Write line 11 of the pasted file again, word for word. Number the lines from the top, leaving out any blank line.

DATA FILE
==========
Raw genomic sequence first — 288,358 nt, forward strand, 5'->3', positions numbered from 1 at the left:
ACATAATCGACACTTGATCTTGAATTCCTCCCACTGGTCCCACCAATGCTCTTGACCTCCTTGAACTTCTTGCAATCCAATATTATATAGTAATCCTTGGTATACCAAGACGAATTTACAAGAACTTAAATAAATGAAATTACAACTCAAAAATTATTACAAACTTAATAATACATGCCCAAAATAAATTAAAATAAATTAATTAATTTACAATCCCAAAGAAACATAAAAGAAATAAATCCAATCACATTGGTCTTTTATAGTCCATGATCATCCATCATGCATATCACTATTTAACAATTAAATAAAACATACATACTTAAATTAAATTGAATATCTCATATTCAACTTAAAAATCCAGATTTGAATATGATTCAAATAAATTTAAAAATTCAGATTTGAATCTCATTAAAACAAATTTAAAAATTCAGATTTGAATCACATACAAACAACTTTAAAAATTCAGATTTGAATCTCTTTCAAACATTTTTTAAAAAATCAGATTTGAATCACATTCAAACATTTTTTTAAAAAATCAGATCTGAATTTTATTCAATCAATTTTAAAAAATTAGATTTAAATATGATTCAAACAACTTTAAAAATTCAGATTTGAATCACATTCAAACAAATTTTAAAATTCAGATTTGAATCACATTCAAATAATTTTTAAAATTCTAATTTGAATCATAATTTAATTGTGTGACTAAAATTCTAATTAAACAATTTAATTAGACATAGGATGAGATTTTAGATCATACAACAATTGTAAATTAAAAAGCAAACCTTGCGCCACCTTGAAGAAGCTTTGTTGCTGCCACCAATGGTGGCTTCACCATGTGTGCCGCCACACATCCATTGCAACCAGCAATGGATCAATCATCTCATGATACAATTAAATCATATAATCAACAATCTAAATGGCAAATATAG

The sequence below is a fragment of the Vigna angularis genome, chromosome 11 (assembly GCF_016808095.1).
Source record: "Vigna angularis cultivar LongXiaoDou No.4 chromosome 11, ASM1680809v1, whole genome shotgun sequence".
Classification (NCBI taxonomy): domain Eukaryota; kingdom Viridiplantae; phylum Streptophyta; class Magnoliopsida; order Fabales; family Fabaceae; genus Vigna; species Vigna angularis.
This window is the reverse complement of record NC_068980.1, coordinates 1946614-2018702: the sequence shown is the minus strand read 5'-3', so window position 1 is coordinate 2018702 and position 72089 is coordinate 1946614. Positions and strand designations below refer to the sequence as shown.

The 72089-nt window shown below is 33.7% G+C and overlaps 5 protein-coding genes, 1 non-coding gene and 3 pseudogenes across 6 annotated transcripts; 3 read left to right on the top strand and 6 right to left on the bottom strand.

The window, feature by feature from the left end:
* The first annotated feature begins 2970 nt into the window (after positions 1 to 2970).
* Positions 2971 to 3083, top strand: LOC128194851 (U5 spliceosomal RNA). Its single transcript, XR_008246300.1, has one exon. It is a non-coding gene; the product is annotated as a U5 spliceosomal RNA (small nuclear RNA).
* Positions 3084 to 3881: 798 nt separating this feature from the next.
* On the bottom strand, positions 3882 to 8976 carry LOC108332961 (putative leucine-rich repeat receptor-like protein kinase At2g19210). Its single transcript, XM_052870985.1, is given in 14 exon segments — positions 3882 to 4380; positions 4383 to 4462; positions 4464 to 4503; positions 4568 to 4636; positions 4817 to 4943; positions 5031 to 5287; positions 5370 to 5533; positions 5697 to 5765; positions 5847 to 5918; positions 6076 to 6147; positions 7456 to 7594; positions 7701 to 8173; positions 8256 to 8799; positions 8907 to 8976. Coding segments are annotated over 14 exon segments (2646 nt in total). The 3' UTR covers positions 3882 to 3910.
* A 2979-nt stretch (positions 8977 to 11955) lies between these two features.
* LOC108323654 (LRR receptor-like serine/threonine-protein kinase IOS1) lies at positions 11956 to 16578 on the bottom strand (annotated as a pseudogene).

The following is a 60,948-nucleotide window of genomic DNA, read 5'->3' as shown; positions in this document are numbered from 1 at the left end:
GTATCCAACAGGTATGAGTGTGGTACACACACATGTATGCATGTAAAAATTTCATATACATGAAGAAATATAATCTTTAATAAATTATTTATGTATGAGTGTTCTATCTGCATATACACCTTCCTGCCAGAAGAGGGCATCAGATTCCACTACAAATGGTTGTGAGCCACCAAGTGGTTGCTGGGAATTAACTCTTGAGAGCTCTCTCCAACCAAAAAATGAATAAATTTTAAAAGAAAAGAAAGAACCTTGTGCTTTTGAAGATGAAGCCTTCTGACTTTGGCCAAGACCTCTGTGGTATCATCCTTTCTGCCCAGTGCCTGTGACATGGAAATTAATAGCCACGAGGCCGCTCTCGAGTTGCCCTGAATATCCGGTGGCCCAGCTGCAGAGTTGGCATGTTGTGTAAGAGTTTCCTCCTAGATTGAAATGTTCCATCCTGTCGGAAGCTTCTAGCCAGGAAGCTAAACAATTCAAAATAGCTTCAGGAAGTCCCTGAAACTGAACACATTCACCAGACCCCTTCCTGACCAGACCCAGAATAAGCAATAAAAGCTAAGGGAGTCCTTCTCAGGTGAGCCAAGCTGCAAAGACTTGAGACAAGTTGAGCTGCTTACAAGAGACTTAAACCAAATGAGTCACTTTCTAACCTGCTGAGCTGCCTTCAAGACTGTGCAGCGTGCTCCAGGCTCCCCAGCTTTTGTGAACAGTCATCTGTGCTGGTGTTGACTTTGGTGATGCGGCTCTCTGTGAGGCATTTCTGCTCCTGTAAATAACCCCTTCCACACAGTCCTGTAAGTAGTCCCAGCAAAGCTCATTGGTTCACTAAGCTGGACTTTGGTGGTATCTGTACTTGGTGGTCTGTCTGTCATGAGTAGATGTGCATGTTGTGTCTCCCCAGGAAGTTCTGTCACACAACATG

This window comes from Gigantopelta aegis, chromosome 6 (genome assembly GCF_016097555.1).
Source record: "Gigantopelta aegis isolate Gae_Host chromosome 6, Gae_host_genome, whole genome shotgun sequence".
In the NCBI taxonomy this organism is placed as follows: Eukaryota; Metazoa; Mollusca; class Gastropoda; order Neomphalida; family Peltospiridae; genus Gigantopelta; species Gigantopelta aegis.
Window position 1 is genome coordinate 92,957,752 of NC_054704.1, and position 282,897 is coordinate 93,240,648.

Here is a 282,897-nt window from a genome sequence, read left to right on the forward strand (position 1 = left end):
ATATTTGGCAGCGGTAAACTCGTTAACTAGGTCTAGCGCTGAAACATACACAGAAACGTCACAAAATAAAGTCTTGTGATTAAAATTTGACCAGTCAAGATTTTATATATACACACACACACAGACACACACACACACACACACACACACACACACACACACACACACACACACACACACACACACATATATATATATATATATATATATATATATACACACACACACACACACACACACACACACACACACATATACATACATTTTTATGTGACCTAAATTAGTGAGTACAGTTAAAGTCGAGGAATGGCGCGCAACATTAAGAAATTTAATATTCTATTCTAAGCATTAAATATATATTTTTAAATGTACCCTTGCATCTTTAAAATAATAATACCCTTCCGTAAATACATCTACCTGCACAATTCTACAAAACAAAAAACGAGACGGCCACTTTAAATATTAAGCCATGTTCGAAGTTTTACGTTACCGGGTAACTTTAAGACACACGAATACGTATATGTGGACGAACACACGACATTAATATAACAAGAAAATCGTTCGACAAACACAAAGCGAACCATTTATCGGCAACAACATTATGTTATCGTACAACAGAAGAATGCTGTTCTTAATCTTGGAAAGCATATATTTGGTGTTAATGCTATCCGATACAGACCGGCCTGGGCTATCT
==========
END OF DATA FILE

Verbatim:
* Positions 3084 to 3881: 798 nt separating this feature from the next.